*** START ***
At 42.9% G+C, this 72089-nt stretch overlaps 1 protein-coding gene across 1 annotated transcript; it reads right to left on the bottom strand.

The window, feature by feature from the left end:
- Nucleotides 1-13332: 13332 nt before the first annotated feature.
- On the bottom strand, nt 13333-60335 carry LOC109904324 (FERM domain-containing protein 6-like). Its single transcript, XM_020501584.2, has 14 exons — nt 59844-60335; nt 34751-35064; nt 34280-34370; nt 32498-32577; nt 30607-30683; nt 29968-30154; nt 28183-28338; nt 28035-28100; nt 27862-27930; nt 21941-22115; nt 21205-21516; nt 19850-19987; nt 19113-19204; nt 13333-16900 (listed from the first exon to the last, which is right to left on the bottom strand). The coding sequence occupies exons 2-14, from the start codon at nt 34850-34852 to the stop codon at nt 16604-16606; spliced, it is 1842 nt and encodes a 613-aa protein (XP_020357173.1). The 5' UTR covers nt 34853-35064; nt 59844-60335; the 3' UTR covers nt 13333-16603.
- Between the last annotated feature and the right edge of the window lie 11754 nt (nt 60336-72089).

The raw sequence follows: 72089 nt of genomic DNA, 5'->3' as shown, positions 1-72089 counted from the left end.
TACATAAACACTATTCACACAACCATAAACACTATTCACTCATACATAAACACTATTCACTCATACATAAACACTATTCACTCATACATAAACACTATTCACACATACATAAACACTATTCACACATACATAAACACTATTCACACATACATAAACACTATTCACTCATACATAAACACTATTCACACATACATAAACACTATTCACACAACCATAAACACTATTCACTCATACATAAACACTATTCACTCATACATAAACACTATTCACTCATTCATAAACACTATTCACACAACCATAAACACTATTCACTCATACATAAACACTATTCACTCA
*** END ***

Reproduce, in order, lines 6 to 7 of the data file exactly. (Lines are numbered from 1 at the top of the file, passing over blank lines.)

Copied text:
The raw sequence follows: 72089 nt of genomic DNA, 5'->3' as shown, positions 1-72089 counted from the left end.
TACATAAACACTATTCACACAACCATAAACACTATTCACTCATACATAAACACTATTCACTCATACATAAACACTATTCACTCATACATAAACACTATTCACACATACATAAACACTATTCACACATACATAAACACTATTCACACATACATAAACACTATTCACTCATACATAAACACTATTCACACATACATAAACACTATTCACACAACCATAAACACTATTCACTCATACATAAACACTATTCACTCATACATAAACACTATTCACTCATTCATAAACACTATTCACACAACCATAAACACTATTCACTCATACATAAACACTATTCACTCA